Happy Mardi Gras! To celebrate the last day of Carnival, here’s a look at the star of Helmut Newton’s 1966 Venetian shoot: Italian model and socialite Mirella Petteni Haggiag.
Born in Bergamo, Mirella Petteni moved to Milan to work as a model. As the wife of film producer Robert Haggiag, Petteni was also a society figure with residences in Venice, Tuscany, New York, and Rome’s Palazzo Mengarini. (See T magazine.) She retired from modelling to become an editor at Vogue Italia.
Petteni can be seen on many Vogue Couturier Designs by Italian designers.
Petteni also appears in a Vogue holiday editorial that includes two Vogue Special designs (Vogue 6084 and 6054):
Here she wears Galitzine’s halter and culotte:
Here, in Pucci’s bestselling cape-jacket ensemble, Petteni’s aspirational hair is an added bonus:
Model and Bond girl Tania Mallet (b. 1941) was born in Blackpool to English and Russian-English parents. (Her mother, Olga Mironoff, was Helen Mirren’s paternal aunt.) She began working as a model in the late 1950s after taking a course at the Lucie Clayton Charm Academy. You may recognize her from her role as Tilly Masterson in Goldfinger (1964).
Mallet’s modelling work in the 1960s included editorials for Vogue patterns and Vogue Knitting Book.
The earliest patterns I’ve found featuring Mallet are by French and Italian designers—Jacques Heim and Simonetta:
Later patterns are by London designers like Ronald Paterson and Jo Mattli:
Whether you’re going out or staying in, palazzo pyjamas are perfect for New Year’s Eve. “Pyjama Game—the palazzo persuasion,” a 1963 Vogue editorial photographed by Gene Laurents, features two Vogue Couturier patterns for evening pyjama ensembles.
Both patterns are by designers based in Rome: Federico Forquet and Irene Galitzine. Vogue 1260 by Forquet is a sleeveless, draped evening dress that’s slit to reveal slim, matching pants. The original was apricot silk crêpe (click to enlarge):
From Galitzine, Vogue 1220 is a three-piece pyjama ensemble consisting of a top and skirt in black cut velvet shot with Lurex paired with trousers in white crêpe. The bold, rope necklace is by Brania:
As always, details could be found in the back of the magazine:
This week, three newer designers who established their companies in the late 1950s and early 1960s: Guy Laroche, Irene Galitzine, and Federico Forquet.
Guy Laroche (1921-1989)
Guy Laroche worked as assistant to Jean Dessès for seven years before founding his own couture house in 1957. He had an early success with his ready-to-wear line, founded in 1961, helped by a brief stint in New York’s garment industry. Laroche was known for his accessible, youthful designs and use of colour.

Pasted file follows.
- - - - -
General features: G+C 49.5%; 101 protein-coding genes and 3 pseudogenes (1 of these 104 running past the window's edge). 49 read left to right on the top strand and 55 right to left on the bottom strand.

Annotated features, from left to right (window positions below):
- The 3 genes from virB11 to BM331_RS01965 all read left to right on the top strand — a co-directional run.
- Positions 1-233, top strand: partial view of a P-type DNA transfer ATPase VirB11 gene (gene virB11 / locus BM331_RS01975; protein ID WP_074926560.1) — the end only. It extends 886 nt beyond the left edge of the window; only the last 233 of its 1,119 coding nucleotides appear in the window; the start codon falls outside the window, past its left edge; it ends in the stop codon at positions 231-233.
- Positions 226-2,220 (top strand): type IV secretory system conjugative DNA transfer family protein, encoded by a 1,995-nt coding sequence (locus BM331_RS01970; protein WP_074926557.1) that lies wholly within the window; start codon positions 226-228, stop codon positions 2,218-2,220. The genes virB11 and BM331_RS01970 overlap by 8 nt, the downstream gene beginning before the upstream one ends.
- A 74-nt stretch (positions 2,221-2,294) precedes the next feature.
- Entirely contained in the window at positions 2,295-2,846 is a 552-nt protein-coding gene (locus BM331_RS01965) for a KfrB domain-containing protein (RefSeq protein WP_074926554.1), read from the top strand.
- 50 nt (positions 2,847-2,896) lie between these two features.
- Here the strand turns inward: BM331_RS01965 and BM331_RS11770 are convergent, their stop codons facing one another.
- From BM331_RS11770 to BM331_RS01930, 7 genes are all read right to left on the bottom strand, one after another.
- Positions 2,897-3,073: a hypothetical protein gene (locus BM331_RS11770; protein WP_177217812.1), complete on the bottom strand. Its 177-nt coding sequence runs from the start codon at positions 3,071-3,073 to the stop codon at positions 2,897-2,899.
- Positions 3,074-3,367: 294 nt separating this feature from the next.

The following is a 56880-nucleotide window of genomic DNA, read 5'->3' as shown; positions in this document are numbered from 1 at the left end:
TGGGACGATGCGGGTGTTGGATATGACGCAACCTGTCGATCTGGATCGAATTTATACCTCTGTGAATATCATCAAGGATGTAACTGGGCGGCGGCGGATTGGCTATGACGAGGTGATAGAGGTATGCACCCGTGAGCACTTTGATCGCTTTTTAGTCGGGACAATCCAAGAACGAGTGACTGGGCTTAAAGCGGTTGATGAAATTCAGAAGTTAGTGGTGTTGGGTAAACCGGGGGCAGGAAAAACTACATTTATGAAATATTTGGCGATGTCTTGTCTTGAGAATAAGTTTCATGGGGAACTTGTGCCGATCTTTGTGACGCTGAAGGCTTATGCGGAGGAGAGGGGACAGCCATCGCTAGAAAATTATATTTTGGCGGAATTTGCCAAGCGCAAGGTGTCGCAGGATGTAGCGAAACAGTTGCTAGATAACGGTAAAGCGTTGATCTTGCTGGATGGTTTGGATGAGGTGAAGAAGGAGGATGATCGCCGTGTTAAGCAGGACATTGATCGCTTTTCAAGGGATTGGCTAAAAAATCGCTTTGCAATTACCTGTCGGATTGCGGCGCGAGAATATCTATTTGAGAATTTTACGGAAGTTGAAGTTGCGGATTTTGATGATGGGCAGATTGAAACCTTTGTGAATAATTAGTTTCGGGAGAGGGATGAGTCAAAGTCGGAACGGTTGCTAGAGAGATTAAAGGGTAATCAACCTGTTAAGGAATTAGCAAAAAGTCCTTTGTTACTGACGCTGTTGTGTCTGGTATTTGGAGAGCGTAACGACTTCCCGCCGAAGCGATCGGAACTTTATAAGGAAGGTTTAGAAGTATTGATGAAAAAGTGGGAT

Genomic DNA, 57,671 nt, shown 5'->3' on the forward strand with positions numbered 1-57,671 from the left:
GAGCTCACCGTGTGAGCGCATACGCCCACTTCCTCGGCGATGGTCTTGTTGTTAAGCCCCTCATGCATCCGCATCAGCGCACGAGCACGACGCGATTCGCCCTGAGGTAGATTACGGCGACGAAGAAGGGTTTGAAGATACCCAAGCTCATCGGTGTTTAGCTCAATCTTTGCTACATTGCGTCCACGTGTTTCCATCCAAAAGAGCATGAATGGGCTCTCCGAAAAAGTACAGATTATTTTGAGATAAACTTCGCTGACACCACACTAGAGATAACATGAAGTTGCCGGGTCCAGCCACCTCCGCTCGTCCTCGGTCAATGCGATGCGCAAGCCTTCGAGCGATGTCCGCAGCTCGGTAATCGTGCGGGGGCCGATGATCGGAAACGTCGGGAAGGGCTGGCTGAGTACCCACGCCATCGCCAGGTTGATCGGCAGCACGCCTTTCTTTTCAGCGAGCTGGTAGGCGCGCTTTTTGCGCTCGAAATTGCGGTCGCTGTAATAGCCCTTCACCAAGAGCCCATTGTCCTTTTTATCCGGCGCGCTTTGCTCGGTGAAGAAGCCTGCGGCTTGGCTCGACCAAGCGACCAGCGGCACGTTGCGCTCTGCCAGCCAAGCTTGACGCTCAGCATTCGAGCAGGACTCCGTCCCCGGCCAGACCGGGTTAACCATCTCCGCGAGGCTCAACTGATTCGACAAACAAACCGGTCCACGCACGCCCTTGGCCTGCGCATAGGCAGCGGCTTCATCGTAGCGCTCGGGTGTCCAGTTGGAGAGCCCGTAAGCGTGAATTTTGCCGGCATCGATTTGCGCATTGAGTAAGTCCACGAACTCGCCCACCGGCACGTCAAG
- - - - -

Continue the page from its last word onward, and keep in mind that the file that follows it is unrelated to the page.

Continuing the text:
Vogue 1102 is a slim, one-shouldered cocktail or evening dress with off-the-shoulder neckline and loose back panel. (Click image for back view.) The dress has a boned underbodice and looped self-trimming at the shoulder:
Irene Galitzine was a Russian-born princess whose mother had fled the Bolshevik Revolution with her and settled in Rome. A former model, she presented her first collection in 1959. Galitzine was famous for her ‘palazzo pajamas,’ evening ensembles featuring wide-legged pants; she also designed part of Claudia Cardinale’s wardrobe for her role as Princess Dala in The Pink Panther (1963). Amusingly, Claudia Cardinale is actually this blog’s top search (she’s mentioned briefly in my first Mad Men Era post). Here she wears a white Galitzine tunic and pants in the film’s first party scene:
At first glance, Vogue 1393 looks like a jumpsuit, but it’s really a chic halter blouse and culotte. The sleeveless blouse has a wrap-around construction and gathers into a high, standing band collar. The matching culotte has a gathered skirt that forms wide palazzo pants in the front:
Federico Forquet (1931-)
Federico Forquet was also born to a family of aristocratic emigrés: his ancestors had settled in Naples after fleeing the French Revolution. The young Forquet worked with Balenciaga, Fabiani, and Galitzine before opening his own studio in 1961. He was known for his elegant, sculptural cut. Forquet also designed the costumes for the early Bertolucci film “Prima della rivoluzione” (1964).
Vogue 1315 is a bow-trimmed sheath dress and jacket ensemble. The dress has a neckline that’s square in the back and scooped in the front with notched detail; contrast bow trim gives a high-waisted effect. The jacket has three-quarter kimono sleeves and a fabulous raised neckline curving up into points at the throat. It seems that, when worn together, the dress’ bow sits outside the jacket. The original was photographed at the Palazzo Annibale Scotti:
With the exception of Guy Laroche, these new designers were based in Rome, reflecting Italy’s burgeoning fashion industry, with its alternatives to the Paris couture, as well as the rise of ready-to-wear.